One of the ways in which Kempermann is testing his hypotheses about learning ability is by using mice and a small swimming pool: The Morris water maze. The maze contains white-colored water in which the swimming mice need to find a platform to rest. The platform is hidden just below the surface (). After daily training, the animals soon learn to remember where the platform is and they head straight for it. The platform is then moved to a new position. Now it is interesting to see the differences in how the animals deal with the changed situation.
In his talk, Kempermann presents the findings of two recent studies. He tested mice that lived in a large “enriched” cage that was fitted out with toys and tunnels and where the mice could socially interact with other mice. The mice from the stimulating environment quickly remembered the new position of the platform in the water maze. Mice living in a standard cage without toys did less well: they spent longer searching for the resting place in the old position and had more trouble transferring their knowledge to the new situation. The search pattern of these mice indicates less involvement of the hippocampus.
Simply placing the standard cage inside the “enriched” cage did not rescue neurogenesis. The mice had to experience the stimulating environment directly to see activation of neurogenesis.
The effect is greatest in mice whose neurogenesis has been deliberately switched off, either genetically or by drugs. These animals find it much harder to learn the new position and spend a long time looking for the platform in its old place – irrespective of whether or not they were previously exposed to a stimulating environment.
The findings support the idea that cognitive and physical activity can active the “neurogenic reserve” and counteract the loss of neurogenesis in the adult brain. Also cell-based models help researchers understand this complex system. Developing new in-vitro stem-cell models is another important area of work in Kempermann’s laboratory. The scientists are also researching the regulatory networks responsible for activating the neuronal stem cells using a systems biology approach.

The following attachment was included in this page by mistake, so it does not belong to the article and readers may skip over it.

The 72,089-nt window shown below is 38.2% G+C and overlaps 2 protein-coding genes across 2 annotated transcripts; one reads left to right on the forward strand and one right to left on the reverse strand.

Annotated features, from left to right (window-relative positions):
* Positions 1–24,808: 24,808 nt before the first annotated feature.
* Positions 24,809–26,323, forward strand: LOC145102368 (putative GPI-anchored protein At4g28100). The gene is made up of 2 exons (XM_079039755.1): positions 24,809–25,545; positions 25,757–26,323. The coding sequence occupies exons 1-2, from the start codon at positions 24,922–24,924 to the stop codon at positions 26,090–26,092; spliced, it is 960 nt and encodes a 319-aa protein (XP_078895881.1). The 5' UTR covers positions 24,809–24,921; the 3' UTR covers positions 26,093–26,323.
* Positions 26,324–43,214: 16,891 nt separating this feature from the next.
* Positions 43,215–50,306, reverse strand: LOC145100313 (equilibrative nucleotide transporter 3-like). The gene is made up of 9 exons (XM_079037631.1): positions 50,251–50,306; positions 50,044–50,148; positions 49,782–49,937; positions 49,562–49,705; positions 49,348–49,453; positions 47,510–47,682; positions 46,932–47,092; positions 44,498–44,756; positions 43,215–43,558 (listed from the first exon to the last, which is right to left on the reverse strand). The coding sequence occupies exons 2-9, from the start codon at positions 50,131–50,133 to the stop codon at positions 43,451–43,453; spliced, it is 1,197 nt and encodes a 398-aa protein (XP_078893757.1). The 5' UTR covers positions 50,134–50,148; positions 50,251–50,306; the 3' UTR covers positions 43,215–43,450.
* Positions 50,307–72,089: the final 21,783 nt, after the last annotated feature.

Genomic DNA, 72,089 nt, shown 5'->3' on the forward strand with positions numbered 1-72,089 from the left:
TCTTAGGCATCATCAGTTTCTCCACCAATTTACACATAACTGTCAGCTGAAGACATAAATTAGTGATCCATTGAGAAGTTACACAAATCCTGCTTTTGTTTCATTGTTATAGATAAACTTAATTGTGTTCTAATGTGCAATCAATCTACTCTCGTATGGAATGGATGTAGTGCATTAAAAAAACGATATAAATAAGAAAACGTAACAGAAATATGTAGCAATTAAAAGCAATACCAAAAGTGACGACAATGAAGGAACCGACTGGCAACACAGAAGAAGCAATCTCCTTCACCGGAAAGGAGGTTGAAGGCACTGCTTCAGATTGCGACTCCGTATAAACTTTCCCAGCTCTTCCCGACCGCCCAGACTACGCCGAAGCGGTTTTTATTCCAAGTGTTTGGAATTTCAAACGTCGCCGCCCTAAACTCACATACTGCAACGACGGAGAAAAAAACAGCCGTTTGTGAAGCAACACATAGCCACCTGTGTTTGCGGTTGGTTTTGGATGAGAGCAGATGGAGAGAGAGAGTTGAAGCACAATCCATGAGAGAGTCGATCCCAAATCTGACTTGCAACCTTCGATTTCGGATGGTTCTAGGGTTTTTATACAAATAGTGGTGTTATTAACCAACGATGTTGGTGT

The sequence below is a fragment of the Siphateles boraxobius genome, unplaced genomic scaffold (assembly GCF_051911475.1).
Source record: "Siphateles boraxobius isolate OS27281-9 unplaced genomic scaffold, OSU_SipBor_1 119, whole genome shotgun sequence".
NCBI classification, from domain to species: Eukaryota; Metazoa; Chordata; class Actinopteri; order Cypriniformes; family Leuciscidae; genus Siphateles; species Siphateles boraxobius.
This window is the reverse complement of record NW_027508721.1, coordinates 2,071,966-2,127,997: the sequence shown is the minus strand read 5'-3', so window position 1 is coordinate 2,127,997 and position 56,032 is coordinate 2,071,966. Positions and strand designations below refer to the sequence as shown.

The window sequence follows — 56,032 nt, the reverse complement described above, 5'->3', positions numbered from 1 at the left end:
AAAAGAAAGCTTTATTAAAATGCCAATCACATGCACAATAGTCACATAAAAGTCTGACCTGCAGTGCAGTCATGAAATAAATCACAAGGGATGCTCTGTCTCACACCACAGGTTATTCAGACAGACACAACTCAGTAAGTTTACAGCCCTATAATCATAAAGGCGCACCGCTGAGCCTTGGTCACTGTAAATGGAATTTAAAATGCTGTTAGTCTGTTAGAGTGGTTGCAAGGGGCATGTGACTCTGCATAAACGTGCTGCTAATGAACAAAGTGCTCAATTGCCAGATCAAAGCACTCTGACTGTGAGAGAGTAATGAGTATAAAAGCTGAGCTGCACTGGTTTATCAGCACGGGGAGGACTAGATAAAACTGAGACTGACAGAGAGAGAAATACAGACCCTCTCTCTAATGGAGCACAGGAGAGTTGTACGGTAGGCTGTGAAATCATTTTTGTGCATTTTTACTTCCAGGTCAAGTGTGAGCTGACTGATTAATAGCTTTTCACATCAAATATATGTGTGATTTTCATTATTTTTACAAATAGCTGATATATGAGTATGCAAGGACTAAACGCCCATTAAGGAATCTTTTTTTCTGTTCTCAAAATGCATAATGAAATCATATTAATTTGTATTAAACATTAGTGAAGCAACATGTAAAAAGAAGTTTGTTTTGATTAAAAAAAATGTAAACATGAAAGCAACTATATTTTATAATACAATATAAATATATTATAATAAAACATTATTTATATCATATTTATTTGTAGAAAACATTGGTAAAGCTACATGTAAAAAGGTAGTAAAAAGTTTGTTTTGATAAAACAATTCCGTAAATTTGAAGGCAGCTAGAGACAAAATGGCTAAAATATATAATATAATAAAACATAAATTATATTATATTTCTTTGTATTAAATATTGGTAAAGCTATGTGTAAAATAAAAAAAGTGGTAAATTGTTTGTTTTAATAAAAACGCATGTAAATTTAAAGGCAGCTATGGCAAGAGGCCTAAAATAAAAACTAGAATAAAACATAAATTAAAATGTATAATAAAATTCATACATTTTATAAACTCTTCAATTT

The seven years at the MDC have paid off for Kempermann and his research. It was here that he and his team became the first scientists to characterize adult neurogenesis in the hippocampus in detail. The results they obtained have enabled Kempermann to apply for many faculty positions. He has cooperated with Prof. Helmut Kettenmann and Prof. Thomas Willnow, among others, and still keeps in touch with them. Kettenmann recalls: “I was able to persuade him to come here from Regensburg. We had some very nice publications together.” When Kempermann headed for the CRTD Dresden in 2007, he told Nature: “The opportunity to enter a pioneering situation, building a new institute, is one that you rarely get.” Now he comments: “We were able to realize most of our ideas. These projects are still running and will continue for at least another five or six years. This type of research takes a lot of stamina.”
Kempermann’s work is an example of research on model systems with a message for everybody’s own life. In a first step in translating their research to humans, the scientists tried a large version of the Morris water maze on sports students. Kempermann explains how humans in a lake describe the basically same search patterns as the rodents in the swimming pool: “It turns out that humans are excellent model organisms for mice”.
Garthe, A., Roeder, I., & Kempermann, G. (2016): „Mice in an enriched environment learn more flexibly because of adult hippocampal neurogenesis.“ Hippocampus 26(2), 261–271.
Iggena, D., Klein, C., Garthe, A., Winter, Y., Kempermann, G., & Steiner, B. (2015): „Only watching others making their experiences is insufficient to enhance adult neurogenesis and water maze performance in mice.“ Scientific Reports 5, 14141.